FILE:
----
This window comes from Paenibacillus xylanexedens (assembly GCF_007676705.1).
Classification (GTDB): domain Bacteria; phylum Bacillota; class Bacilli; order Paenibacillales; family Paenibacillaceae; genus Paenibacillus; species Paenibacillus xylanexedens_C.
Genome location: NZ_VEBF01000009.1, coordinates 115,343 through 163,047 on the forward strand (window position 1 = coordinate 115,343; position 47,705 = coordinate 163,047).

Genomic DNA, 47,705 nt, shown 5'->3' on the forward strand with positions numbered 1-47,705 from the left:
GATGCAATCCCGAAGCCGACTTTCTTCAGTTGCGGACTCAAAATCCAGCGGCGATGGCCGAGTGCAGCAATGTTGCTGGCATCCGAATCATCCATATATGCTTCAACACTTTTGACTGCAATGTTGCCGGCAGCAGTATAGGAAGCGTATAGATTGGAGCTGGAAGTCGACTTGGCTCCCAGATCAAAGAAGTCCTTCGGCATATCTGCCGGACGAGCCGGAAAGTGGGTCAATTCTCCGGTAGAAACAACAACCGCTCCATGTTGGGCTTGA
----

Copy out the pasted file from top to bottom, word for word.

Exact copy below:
This window comes from Paenibacillus xylanexedens (assembly GCF_007676705.1).
Classification (GTDB): domain Bacteria; phylum Bacillota; class Bacilli; order Paenibacillales; family Paenibacillaceae; genus Paenibacillus; species Paenibacillus xylanexedens_C.
Genome location: NZ_VEBF01000009.1, coordinates 115,343 through 163,047 on the forward strand (window position 1 = coordinate 115,343; position 47,705 = coordinate 163,047).

Genomic DNA, 47,705 nt, shown 5'->3' on the forward strand with positions numbered 1-47,705 from the left:
GATGCAATCCCGAAGCCGACTTTCTTCAGTTGCGGACTCAAAATCCAGCGGCGATGGCCGAGTGCAGCAATGTTGCTGGCATCCGAATCATCCATATATGCTTCAACACTTTTGACTGCAATGTTGCCGGCAGCAGTATAGGAAGCGTATAGATTGGAGCTGGAAGTCGACTTGGCTCCCAGATCAAAGAAGTCCTTCGGCATATCTGCCGGACGAGCCGGAAAGTGGGTCAATTCTCCGGTAGAAACAACAACCGCTCCATGTTGGGCTTGA